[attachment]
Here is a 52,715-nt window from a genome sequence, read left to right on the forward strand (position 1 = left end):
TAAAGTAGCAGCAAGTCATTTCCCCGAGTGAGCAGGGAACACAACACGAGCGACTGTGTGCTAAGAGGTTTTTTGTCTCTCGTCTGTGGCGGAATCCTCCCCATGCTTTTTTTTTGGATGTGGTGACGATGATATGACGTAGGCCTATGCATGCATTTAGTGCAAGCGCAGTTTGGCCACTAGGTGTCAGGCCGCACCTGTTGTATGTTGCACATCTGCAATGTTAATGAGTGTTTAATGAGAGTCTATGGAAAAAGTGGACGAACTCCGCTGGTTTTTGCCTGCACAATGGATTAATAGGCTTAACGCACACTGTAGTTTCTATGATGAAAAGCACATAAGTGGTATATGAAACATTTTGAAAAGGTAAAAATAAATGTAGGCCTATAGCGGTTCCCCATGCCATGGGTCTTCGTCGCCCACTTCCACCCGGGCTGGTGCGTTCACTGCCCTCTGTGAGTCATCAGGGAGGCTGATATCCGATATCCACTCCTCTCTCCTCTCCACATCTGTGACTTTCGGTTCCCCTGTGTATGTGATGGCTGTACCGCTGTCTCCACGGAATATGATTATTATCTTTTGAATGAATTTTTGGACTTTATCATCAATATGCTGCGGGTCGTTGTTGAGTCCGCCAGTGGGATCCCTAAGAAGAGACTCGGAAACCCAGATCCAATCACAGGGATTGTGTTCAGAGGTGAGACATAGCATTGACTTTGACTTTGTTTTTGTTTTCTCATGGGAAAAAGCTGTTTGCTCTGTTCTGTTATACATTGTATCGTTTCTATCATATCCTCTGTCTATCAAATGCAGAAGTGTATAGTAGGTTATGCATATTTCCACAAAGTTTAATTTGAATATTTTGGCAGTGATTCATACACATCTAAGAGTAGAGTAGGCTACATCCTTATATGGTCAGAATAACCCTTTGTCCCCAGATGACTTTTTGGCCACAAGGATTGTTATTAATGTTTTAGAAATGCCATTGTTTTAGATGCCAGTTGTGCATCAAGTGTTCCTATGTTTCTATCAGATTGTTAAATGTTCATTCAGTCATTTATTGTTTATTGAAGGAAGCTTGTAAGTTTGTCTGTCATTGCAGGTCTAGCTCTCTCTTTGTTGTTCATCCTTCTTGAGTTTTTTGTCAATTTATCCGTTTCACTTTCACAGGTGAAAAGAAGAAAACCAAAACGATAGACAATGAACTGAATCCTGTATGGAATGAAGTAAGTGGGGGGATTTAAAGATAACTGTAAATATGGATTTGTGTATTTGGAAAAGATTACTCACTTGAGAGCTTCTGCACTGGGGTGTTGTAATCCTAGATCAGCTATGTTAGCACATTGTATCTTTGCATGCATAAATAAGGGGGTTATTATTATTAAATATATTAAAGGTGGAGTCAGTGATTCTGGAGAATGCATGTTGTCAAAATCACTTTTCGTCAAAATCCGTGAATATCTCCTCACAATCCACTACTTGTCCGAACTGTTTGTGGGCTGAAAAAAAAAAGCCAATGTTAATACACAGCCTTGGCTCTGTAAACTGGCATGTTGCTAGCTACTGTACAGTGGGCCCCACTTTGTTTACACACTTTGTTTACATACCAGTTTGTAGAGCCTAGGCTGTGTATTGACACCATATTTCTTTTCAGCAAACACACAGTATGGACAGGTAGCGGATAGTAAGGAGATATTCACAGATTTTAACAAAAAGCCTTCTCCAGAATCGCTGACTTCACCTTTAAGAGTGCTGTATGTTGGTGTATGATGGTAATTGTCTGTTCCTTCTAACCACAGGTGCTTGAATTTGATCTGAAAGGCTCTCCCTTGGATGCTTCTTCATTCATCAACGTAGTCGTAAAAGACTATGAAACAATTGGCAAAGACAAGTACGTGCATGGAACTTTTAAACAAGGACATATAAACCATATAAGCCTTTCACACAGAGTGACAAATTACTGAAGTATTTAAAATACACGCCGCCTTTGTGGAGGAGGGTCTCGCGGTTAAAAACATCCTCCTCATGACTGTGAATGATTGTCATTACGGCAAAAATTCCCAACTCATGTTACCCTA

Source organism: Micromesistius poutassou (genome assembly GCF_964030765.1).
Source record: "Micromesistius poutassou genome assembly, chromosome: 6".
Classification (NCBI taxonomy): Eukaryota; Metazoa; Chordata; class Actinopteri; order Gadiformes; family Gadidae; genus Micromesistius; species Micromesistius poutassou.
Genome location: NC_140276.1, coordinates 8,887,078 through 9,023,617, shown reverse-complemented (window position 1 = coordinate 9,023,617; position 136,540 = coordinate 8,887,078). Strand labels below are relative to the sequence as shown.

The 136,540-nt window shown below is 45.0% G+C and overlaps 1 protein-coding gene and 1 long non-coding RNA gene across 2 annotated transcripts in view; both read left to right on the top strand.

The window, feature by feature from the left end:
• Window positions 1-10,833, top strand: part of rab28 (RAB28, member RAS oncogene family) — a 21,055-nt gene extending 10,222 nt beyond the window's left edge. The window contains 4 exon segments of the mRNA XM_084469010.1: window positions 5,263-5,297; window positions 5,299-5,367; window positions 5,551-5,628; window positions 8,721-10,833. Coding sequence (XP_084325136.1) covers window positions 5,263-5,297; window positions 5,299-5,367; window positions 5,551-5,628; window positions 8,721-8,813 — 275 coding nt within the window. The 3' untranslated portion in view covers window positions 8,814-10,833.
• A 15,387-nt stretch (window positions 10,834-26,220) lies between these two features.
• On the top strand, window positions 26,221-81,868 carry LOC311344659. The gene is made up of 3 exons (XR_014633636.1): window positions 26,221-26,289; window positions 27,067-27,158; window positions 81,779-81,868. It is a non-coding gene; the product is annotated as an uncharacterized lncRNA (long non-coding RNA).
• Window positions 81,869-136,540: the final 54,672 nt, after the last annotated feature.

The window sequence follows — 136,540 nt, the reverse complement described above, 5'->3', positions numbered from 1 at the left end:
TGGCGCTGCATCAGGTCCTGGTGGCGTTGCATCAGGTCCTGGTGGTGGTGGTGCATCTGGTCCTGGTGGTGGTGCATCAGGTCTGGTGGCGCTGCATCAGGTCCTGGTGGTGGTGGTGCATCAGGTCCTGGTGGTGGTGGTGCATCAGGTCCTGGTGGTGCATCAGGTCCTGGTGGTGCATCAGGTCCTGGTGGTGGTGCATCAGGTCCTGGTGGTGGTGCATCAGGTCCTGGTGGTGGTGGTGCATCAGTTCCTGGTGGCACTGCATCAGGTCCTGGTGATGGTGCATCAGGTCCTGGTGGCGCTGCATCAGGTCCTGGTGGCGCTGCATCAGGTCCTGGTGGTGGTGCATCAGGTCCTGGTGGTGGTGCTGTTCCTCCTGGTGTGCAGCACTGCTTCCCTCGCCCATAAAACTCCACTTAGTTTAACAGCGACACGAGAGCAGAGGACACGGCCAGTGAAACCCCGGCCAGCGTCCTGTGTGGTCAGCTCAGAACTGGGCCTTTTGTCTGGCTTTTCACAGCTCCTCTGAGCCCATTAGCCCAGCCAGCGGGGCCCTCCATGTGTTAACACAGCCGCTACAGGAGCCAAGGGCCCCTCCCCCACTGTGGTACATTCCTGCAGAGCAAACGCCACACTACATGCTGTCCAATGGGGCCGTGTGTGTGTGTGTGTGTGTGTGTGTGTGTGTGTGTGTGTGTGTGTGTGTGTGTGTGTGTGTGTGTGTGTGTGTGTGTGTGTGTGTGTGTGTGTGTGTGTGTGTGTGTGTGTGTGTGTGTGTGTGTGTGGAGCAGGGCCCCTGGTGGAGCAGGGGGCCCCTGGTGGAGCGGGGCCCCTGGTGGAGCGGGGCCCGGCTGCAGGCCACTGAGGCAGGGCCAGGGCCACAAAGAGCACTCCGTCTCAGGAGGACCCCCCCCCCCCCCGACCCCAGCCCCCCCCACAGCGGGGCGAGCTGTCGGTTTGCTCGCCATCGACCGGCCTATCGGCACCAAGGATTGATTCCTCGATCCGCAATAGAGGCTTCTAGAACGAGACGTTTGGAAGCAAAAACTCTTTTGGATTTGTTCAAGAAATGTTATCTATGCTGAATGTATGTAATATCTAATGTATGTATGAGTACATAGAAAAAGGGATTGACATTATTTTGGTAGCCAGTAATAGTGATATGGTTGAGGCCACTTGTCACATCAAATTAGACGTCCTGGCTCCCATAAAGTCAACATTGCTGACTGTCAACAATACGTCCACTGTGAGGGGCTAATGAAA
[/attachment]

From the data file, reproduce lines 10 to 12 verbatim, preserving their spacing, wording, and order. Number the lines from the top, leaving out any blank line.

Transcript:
• A 15,387-nt stretch (window positions 10,834-26,220) lies between these two features.
• On the top strand, window positions 26,221-81,868 carry LOC311344659. The gene is made up of 3 exons (XR_014633636.1): window positions 26,221-26,289; window positions 27,067-27,158; window positions 81,779-81,868. It is a non-coding gene; the product is annotated as an uncharacterized lncRNA (long non-coding RNA).
• Window positions 81,869-136,540: the final 54,672 nt, after the last annotated feature.